Blockchain is NOT THE SOLUTION for everything
In a hyped-up bull market, the technology triggers new entrants to promote blockchain as a solution to everything.
Irresponsible entrepreneurship and indisciplined investment are bad behaviors. Such behaviors deliberately manipulate the market and cause distortion in the market to the detriment of everyone. “Market analysts get bad or distorted data that don’t impart an understanding of the real underlying market dynamics. Blockchain companies that would have made the best use of funds can go unfunded, sophisticated investors lose money, naive/retail investors lose everything.”
Bitcoin was hatched as an antidote to the 2007 financial crisis. The idea was to protect the people from an unfair system whether it is the government or the financial system “Because they work in favour of those who are “too big to fail”, at the expense of those who are “too small to care about.” ” — as said by Ray Dillinger (who worked with Satoshi during early development of Bitcoin- Read the full interview here)
From that decentralized movement to many more centralized promotional campaigns and to commercial enterprise interests and some blockchain implementations, tokenization has come a long way. The new fundraising protocol has truly decentralized the way we raise money, but we can not slap blockchain to every project to get funded unless there is a well-researched real-world use case solution that can not be solved through an enriched database or simple digital ledger implementation. It will take time and collective innovation to build token adoption, till then let’s focus on compelling and viable use cases research-based blockchain solution.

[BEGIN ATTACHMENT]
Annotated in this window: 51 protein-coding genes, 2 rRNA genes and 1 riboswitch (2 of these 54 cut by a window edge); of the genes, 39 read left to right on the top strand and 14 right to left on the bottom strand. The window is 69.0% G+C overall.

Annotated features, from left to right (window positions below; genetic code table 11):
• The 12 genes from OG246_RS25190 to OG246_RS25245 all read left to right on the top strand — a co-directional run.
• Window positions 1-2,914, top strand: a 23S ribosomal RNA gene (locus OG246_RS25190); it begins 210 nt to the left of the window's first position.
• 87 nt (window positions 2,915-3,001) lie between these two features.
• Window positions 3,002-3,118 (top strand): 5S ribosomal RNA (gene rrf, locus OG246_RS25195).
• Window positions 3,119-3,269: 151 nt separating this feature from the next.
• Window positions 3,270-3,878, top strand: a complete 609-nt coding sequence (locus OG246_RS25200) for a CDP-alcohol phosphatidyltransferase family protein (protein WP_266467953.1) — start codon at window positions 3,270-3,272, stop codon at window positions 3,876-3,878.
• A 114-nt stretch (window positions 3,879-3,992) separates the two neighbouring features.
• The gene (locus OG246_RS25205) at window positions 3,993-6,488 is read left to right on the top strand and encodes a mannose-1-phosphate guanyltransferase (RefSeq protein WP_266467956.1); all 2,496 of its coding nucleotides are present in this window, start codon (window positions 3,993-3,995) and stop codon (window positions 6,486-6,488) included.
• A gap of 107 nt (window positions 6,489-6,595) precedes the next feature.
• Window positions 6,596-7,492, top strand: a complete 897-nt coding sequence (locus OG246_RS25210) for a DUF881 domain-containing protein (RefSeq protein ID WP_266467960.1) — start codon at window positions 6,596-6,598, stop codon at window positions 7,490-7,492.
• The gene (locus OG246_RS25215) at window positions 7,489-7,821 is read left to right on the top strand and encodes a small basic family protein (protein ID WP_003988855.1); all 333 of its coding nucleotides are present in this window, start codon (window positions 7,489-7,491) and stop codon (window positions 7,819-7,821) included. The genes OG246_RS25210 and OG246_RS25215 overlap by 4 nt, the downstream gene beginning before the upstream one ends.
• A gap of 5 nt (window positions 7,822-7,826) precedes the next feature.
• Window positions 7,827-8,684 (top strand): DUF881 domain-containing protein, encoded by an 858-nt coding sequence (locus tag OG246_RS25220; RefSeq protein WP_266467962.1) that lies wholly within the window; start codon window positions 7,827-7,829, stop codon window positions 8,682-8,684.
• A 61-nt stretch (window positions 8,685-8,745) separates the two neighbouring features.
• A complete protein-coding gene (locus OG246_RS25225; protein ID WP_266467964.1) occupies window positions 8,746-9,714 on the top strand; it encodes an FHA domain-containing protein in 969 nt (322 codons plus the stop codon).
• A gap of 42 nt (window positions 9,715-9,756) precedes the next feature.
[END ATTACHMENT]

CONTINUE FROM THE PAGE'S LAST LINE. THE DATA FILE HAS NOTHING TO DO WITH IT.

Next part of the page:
NOTE: This article should not be considered financial or legal advice and is the opinion of the author.
Written by Gayatri Sarkar
Gayatri Sarkar is a serial entrepreneur (2 startups), Blockchain VC and an Investor in the crypto market. She invested in Bitcoin in 2011 and considers Ray Dillinger (the early Bitcoin developer who worked with Satoshi) as her Blockchain mentor. She serves on the board of many blockchain companies working on AI, ML, financial SAFT and renewable energy. She is a PhD Physics drop out with an MBA. As an HKS alumnus, she chairs multiple development boards of the Harvard Kennedy School alumni.
She is currently a General Partner at a global Sports Blockchain VC Fund called SportVEST and co-founder of think tank BlockCAP.org (currently in stealth mode). Sarkar previously worked for a London-based macro hedge fund, managing their global VC blockchain portfolio and was a manager at the Federal Reserve Bank of Boston in charge of the US military navy global payment system, highly confidential and their biggest fintech project. Sarkar has 12 yrs of experience managing big data strategy, multi-million dollar fintech projects, working for HP, IBM, Goldman Sachs, EU Bank and Hackernoon.